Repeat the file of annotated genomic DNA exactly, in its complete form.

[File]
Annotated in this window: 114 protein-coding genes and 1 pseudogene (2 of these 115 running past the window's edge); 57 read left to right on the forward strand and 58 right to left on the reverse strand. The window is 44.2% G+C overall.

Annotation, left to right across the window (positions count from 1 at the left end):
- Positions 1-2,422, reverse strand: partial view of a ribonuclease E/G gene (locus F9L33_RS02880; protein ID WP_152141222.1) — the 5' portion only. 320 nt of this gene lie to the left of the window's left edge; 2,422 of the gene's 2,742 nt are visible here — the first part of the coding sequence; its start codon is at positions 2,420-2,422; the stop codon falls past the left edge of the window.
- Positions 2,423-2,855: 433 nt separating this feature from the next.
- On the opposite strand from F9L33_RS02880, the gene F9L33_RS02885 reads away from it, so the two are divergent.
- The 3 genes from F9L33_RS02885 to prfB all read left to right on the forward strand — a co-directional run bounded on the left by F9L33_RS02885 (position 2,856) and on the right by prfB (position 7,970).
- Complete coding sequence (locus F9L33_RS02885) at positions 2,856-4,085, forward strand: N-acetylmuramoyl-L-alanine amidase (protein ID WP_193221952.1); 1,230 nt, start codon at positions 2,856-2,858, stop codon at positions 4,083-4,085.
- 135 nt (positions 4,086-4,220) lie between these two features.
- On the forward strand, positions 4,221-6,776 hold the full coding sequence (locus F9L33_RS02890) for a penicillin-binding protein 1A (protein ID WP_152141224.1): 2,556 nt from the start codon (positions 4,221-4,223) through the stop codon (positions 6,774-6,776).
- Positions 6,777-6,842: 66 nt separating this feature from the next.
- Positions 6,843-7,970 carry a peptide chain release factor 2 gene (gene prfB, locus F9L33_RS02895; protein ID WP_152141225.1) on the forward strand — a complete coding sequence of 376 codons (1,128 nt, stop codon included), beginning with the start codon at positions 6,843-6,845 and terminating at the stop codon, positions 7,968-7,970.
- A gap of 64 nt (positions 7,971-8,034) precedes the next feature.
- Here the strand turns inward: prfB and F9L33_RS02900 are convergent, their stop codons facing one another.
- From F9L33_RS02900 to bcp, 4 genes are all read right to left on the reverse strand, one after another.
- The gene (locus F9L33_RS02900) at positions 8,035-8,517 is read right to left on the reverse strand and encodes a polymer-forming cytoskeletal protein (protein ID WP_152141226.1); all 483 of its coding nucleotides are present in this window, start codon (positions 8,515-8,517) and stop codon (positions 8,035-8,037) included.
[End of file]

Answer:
Annotated in this window: 114 protein-coding genes and 1 pseudogene (2 of these 115 running past the window's edge); 57 read left to right on the forward strand and 58 right to left on the reverse strand. The window is 44.2% G+C overall.

Annotation, left to right across the window (positions count from 1 at the left end):
- Positions 1-2,422, reverse strand: partial view of a ribonuclease E/G gene (locus F9L33_RS02880; protein ID WP_152141222.1) — the 5' portion only. 320 nt of this gene lie to the left of the window's left edge; 2,422 of the gene's 2,742 nt are visible here — the first part of the coding sequence; its start codon is at positions 2,420-2,422; the stop codon falls past the left edge of the window.
- Positions 2,423-2,855: 433 nt separating this feature from the next.
- On the opposite strand from F9L33_RS02880, the gene F9L33_RS02885 reads away from it, so the two are divergent.
- The 3 genes from F9L33_RS02885 to prfB all read left to right on the forward strand — a co-directional run bounded on the left by F9L33_RS02885 (position 2,856) and on the right by prfB (position 7,970).
- Complete coding sequence (locus F9L33_RS02885) at positions 2,856-4,085, forward strand: N-acetylmuramoyl-L-alanine amidase (protein ID WP_193221952.1); 1,230 nt, start codon at positions 2,856-2,858, stop codon at positions 4,083-4,085.
- 135 nt (positions 4,086-4,220) lie between these two features.
- On the forward strand, positions 4,221-6,776 hold the full coding sequence (locus F9L33_RS02890) for a penicillin-binding protein 1A (protein ID WP_152141224.1): 2,556 nt from the start codon (positions 4,221-4,223) through the stop codon (positions 6,774-6,776).
- Positions 6,777-6,842: 66 nt separating this feature from the next.
- Positions 6,843-7,970 carry a peptide chain release factor 2 gene (gene prfB, locus F9L33_RS02895; protein ID WP_152141225.1) on the forward strand — a complete coding sequence of 376 codons (1,128 nt, stop codon included), beginning with the start codon at positions 6,843-6,845 and terminating at the stop codon, positions 7,968-7,970.
- A gap of 64 nt (positions 7,971-8,034) precedes the next feature.
- Here the strand turns inward: prfB and F9L33_RS02900 are convergent, their stop codons facing one another.
- From F9L33_RS02900 to bcp, 4 genes are all read right to left on the reverse strand, one after another.
- The gene (locus F9L33_RS02900) at positions 8,035-8,517 is read right to left on the reverse strand and encodes a polymer-forming cytoskeletal protein (protein ID WP_152141226.1); all 483 of its coding nucleotides are present in this window, start codon (positions 8,515-8,517) and stop codon (positions 8,035-8,037) included.